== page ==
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Ecological Ethics Paperback – 22 Jul 2011
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"This significantly expanded second edition is indispensable."
Times Higher Education
LSE Politics Blog
"A must read – not only for greenies, but especially for the lay person seeking more information on the subject, both from a theoretical and from a practical point of view."
"It is easy to see why Curry′s book is highly relevant to the modern environmentalist. His writing is accessible and his voice doesn′t get in the way of the big topics he covers. Such clarity of expression is of great importance for a book that possesses such intellectual vigour. Moreover, such an approach means this can be read and understood not by academics alone but by anyone wishing to better understand their own reactions to environmental dilemmas as well as other people′s."
"Contributes both an original perspective to the field of environmental philosophy and an accessible comprehensive introductory text for undergraduates."
Newsletter of the International Society for Environmental Ethics
"Curry′s book is a significant contribution, and it is wholeheartedly recommended for those who are interested in building a better world."
"A profoundly useful and informative guide."
"Ecological Ethics is the best practical introduction to the role of philosophy in understanding the greatest environmental challenges of our time. Everyone who wants to make a difference should read it."
David Rothenberg, New Jersey Institute of Technology and author of Survival of the Beautiful and Why Birds Sing
"An excellent introduction to the different schools of ecological ethics, and as importantly, a strong defense of why a deep–green (or ecocentric) ethics represents the future of ethics if we humans wish to sustain a viable civilization on planet Earth."
Erik Assadourian, Senior Fellow and Director of the Transforming Cultures Project, Worldwatch Institute
David Keller, Utah Valley University
About the Author
Patrick Curry is an honorary research lecturer at the University of Wales Trinity St David.
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I'm disappointed since it does not really discuss ethical "questions". It provides an ethical framework for a deep green, eco-centric ethic and describes the current obviously terrible problems, how other ethical systems got us here, and why they are unethical by this eco-centric ethic. But while allowing (I think) that there can be true ethical dilemmas, it doesn't actually consider any such questions: e.g. while there is a discussion of why the world's large population is a problem, it says nothing about the ethically impossible problem of making any change in this area.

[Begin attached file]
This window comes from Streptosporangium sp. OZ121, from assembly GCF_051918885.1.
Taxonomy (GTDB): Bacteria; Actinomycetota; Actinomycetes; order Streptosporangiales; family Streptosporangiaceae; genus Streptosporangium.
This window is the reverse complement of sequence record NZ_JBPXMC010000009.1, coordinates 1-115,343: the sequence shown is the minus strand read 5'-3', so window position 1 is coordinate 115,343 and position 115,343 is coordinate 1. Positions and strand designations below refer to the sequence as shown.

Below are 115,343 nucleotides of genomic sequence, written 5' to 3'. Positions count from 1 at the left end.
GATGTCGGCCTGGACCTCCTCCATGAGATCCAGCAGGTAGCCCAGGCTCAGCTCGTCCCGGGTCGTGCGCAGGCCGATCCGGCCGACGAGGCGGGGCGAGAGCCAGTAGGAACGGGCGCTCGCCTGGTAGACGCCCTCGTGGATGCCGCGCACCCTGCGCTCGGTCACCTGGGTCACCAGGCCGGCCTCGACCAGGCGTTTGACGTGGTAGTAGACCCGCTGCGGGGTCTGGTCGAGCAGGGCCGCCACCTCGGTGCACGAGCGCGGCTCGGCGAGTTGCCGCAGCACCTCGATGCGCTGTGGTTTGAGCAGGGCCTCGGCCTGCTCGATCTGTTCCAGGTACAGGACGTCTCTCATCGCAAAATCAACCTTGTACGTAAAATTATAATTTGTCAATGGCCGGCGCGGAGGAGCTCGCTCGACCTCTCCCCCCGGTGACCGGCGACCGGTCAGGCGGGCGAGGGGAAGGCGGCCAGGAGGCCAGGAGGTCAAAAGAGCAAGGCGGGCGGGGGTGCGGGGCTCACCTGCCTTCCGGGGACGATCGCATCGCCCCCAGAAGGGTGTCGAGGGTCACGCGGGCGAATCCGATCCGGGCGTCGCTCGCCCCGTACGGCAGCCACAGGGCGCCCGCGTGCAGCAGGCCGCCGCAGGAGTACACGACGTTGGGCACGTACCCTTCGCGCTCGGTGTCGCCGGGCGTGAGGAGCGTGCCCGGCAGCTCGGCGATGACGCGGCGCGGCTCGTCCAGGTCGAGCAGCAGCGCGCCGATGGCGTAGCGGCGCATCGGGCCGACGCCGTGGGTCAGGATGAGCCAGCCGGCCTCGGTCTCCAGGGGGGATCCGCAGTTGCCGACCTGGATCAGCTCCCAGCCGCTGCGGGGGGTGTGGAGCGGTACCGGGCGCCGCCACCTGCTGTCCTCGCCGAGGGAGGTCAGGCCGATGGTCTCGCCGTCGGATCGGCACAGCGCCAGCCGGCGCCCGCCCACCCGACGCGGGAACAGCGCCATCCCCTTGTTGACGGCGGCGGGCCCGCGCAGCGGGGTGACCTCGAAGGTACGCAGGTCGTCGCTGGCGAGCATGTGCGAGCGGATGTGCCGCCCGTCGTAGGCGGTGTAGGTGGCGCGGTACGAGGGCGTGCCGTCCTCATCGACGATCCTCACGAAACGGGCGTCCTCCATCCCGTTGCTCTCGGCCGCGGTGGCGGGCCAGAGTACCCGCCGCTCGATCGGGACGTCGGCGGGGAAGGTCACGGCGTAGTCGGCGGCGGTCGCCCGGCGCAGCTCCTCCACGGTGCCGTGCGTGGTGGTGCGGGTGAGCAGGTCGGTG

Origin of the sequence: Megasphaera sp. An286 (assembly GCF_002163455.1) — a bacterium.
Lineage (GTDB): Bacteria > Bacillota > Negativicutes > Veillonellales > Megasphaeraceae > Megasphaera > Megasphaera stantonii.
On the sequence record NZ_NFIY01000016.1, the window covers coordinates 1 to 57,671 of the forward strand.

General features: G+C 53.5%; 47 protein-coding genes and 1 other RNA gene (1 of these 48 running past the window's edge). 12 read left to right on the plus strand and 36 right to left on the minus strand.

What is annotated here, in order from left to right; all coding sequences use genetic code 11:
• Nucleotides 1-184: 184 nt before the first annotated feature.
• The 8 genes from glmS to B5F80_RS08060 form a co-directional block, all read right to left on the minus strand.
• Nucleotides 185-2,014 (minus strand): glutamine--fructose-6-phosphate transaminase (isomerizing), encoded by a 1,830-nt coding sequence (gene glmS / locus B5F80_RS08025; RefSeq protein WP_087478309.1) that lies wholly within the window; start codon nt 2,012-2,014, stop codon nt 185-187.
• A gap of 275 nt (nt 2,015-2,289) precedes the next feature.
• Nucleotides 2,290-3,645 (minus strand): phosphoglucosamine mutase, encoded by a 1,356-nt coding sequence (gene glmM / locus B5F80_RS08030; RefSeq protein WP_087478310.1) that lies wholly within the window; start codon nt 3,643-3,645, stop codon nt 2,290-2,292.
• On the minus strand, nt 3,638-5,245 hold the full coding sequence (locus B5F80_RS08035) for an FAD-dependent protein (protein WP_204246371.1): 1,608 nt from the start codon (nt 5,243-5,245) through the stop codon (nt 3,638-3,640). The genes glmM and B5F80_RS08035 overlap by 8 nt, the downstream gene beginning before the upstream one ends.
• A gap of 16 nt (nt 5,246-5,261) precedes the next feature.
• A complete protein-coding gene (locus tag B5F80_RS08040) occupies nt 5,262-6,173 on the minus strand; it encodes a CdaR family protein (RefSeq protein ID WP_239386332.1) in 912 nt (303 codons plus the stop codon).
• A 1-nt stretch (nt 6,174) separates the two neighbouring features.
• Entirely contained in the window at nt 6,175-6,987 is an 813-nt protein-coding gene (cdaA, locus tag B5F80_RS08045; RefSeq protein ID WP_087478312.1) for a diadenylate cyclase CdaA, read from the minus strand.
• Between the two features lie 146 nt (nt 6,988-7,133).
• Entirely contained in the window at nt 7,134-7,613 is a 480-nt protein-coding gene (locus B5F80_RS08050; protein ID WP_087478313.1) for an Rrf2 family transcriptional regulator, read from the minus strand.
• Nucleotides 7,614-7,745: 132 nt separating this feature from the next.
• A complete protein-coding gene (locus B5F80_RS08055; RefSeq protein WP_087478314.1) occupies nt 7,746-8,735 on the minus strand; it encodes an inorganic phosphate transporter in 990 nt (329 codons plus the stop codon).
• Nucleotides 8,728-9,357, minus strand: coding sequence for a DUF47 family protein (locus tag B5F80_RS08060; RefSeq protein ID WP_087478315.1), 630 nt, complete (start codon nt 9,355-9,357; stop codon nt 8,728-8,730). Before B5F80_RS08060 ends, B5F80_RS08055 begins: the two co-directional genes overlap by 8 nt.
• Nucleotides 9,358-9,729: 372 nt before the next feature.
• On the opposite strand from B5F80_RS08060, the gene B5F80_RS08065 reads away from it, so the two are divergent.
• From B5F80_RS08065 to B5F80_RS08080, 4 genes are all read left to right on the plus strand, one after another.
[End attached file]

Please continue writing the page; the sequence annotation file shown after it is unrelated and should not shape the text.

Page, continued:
The discussion of the ethics of eating animal products is also oversimplifed and sterotyped and doesn't even allow the existence of the real questions involved. This is a subject I've thought about a lot, and while I have my own baises, the author doesn't seem to even consider that eating eggs and milk results very directly in deaths of male chickens and cows. Nor does he differentiate between suffering and death.
I was very bothered when the author descended into name-calling ("insecurely masculine middle-class American bear-hunters"). I've never known a bear-hunter so I can't confirm or refute this statement, but I doubt it is research-based.
This book has valuable points, but these previous two complaints showed up about 1/3 the way through, and I lost my sense of trust in the author; after that, I skimmed the dull parts and haven't really retained much. If reviewing for myself alone I'd give three stars but for other readers without my hot buttons it might be five stars...
Where the book does not succeed is in convincing anyone who is not an ecocentrist to be one. There is little philosophical argument for this position. The main argument I can see is that we must become ecocentrists if we are going to be sufficiently motivated to sacrifice humans interests at the level that is necessary to stop ecological crises. For Curry, traditional anthropocentric environmentalism (we should not destroy the environment because of how this will affect human beings) isn’t sufficiently motivating. As he says, “the unlikeliness of this degree of enlightened self-interest, on any significant scale, should be virtually self-evident” (62). However, this isn’t an argument for thinking that ecosystems are intrinsically valuable, or, if they are intrinsically value, how this is moral value on par with (or trumping) the interests of moral agents (i.e., humans). Nor does it explain how ecocentrism is to solve its own motivation problem, namely what is to motivate us to become ecocentrists. If solving eco-crises really depends on that, then we are going to need to hear the strongest possible positive arguments for why we should think that way about humans and ecosystems.